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Keeping these exotic pets is 'cruel' and 'dangerous,' Canadian animal advocates say

A sugar glider looks up while another steals its food at the Singapore Zoo in Singapore on Aug. 17, 2012. (Wong Maye-E / AP Photo) A sugar glider looks up while another steals its food at the Singapore Zoo in Singapore on Aug. 17, 2012. (Wong Maye-E / AP Photo)
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Canadian pet owners are finding companionship beyond dogs and cats. Tigers, alligators, scorpions and tarantulas are among some of the exotic pets they are keeping in private homes in Canada, which pose risks to public safety and animal welfare, advocates say as they push for stronger and consistent regulations across the country.

"There is a misguided notion that wild animals can be tamed as pets," Kelly Butler, wildlife campaign manager with Humane Society International Canada in Montreal, said in a video interview with CTVNews.ca. "It's very cruel to the animal. It's dangerous to the owner. ... So this leads to dangers for both animals and the people, because the keeping of exotic pets is inconsistently regulated and largely unmonitored across the country."

Advocates define exotic pets as animals that live in captivity outside their countries of origin.

Butler says her organization works with many partner shelters that see exotic species of all sizes surrendered to their facilities or rehomed in sanctuaries. "They ultimately do have complex biological needs, which make them incredibly difficult to keep as pets."

CTVNews.ca spoke with Butler and other advocates about the types of exotic animals that people keep as pets, and concerns around the safety of both the animals and humans.

A male tiger walks inside his enclosure at the Toronto Zoo on March 17, 2022. (Nathan Denette / The Canadian Press)

Popular exotic pets

Anna-Lee Fitzsimmons, director of public relations with Calgary Humane Society, says the shelter has taken in a growing number of exotic species over the past four years. In her city, she has seen exotic pets including sugar gliders, bearded dragons, piranhas, Chinese water dragons, waterfowl, turtles, iguanas, parrots and many pot-bellied pigs.

The pet trade is one of the main reasons people import hundreds of thousands of wild animals every year in Canada, said Michèle Hamers, wildlife campaign manager for World Animal Protection in Toronto. "We know we have some major breeders that breed these animals that export them. We have wholesalers. So it's a massive, massive industry that is growing and it's completely unregulated."

Canadians own all sorts of exotic pets, Butler said, including large venomous snakes, lizards, alligators, crocodiles, tigers, lions, scorpions and tarantulas. Venomous snakes and wild cats are among the animals that cause the greatest concern, namely for safety, she said.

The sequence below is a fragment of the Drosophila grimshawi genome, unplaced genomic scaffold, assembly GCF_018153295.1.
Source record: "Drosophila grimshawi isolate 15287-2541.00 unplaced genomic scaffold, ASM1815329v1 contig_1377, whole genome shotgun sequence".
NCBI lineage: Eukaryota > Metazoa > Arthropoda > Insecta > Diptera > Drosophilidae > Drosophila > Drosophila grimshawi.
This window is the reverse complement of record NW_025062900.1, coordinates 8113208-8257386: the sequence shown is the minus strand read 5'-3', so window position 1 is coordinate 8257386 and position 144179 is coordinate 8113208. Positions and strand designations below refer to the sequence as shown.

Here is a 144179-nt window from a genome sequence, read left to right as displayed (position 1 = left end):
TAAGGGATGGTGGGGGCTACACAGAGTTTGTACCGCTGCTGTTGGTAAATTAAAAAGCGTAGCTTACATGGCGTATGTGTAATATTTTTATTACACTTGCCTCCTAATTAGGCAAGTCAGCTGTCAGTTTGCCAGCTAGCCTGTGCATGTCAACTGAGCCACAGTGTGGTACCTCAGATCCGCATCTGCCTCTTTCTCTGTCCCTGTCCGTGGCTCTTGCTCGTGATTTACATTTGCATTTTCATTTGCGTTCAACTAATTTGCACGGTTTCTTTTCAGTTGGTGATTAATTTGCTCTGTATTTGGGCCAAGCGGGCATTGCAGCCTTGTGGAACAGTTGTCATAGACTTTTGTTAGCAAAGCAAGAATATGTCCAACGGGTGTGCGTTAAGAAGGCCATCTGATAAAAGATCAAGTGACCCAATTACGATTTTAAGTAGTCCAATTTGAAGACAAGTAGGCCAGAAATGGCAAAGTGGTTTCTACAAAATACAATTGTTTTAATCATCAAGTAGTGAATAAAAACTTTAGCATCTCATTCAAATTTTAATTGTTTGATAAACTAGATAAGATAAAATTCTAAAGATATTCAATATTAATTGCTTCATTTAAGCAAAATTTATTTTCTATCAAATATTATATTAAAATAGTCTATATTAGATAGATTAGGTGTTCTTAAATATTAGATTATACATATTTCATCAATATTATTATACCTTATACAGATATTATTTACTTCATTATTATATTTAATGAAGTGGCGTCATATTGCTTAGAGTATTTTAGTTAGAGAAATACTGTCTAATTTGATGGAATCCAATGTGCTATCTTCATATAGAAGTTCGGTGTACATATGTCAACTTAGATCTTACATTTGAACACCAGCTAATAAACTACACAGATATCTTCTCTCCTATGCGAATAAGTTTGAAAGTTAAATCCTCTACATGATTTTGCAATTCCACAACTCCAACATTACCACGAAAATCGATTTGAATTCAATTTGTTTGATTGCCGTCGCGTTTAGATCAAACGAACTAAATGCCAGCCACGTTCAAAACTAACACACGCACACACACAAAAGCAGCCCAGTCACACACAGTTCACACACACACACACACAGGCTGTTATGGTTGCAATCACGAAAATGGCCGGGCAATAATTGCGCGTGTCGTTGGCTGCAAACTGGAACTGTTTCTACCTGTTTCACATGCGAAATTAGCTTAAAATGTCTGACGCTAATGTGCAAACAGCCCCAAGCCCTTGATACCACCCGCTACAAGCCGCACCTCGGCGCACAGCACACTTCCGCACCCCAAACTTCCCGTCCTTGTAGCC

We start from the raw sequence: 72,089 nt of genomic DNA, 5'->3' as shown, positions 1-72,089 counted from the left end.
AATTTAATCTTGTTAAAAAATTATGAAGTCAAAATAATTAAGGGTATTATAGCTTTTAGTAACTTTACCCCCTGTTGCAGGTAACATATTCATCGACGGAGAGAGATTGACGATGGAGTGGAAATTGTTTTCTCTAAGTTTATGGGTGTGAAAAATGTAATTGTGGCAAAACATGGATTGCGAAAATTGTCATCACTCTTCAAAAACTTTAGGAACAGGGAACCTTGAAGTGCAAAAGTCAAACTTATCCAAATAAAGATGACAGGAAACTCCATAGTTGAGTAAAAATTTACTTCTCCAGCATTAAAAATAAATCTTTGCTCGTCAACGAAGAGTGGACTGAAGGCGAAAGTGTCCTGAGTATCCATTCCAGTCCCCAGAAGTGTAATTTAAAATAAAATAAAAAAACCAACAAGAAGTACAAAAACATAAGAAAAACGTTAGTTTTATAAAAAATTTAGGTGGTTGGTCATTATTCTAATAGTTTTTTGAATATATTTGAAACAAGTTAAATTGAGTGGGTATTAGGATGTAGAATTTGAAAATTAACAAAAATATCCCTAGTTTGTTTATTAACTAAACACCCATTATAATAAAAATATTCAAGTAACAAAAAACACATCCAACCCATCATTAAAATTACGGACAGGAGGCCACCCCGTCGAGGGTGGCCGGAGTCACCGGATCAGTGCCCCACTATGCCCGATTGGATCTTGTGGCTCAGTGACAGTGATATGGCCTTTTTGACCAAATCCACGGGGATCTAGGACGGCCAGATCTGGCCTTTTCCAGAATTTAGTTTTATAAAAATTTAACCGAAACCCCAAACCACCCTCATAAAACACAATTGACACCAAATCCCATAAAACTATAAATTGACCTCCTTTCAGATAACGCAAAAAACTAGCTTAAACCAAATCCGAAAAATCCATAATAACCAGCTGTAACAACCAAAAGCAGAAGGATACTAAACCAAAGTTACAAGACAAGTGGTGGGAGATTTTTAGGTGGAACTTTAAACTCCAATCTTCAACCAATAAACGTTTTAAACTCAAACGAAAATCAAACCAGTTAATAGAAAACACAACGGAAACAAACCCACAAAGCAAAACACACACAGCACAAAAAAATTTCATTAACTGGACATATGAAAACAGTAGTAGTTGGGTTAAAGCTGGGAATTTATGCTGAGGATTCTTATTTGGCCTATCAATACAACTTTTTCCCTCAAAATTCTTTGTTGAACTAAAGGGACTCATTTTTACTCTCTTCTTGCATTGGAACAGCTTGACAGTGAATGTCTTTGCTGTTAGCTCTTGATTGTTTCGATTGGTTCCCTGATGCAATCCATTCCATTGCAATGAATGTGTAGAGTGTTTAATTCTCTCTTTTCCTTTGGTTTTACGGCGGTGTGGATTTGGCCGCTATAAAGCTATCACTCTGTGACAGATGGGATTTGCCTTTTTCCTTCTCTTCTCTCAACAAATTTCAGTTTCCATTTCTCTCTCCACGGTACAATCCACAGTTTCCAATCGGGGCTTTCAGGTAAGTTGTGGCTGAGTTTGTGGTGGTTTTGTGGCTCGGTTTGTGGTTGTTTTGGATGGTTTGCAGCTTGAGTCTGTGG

Most provinces have prohibited the private ownership of large animals such as lions and tigers, but not Manitoba and Ontario, Hamers said.

However, Hamers said she has seen people shift from owning big exotic animals to smaller ones like servals or African wildcats, which has become a problem in British Columbia, New Brunswick and Quebec.

Butler is calling for a better framework that uses a "positive list" of exotic pets people can keep because of the large number of species and hybrids that exist. "The current way it sits is that anything that's not explicitly banned is legal de facto, which is why we have so many different species unsuited to captivity being kept as exotic pets across Canada."

Instead of banning exotic animals, potential owners should meet criteria in order to keep a certain animal as a pet, Hamers proposes.

Bearded dragon lizards are shown at the SPCA in Largo, Fla., on Jan. 7, 2013. (Jim Damaske / The Tampa Bay Times)

'Patchwork of regulations'

Due to a lack of regulation, the number of exotic pets is difficult to estimate in Canada, Butler said.

Regulations vary from province to province and from municipality to municipality.

"You have municipalities which have prohibitions on certain exotic animals and some that have none," Toronto Zoo CEO Dolf DeJong said in a video interview with CTVNews.ca. "So that means often smaller municipalities are placed in an incredibly challenging position to address significant issues without the tools, resources or experience to deal with it."

Butler said this patchwork of regulations, and the lack of a federal standard, effectively creates "legal holes where people can have pretty much any wild animal other than a few that are explicitly outlawed as an exotic pet."

Federally, Bill S-15 seeks to ban the new ownership of elephants and great apes, including chimpanzees, bonobos, gorillas and orangutans, in Canada, except in cases involving conservation, the animal's welfare and scientific research. The bill cited concerns these animals could suffer health and behavioural problems from living in "unsuitable conditions."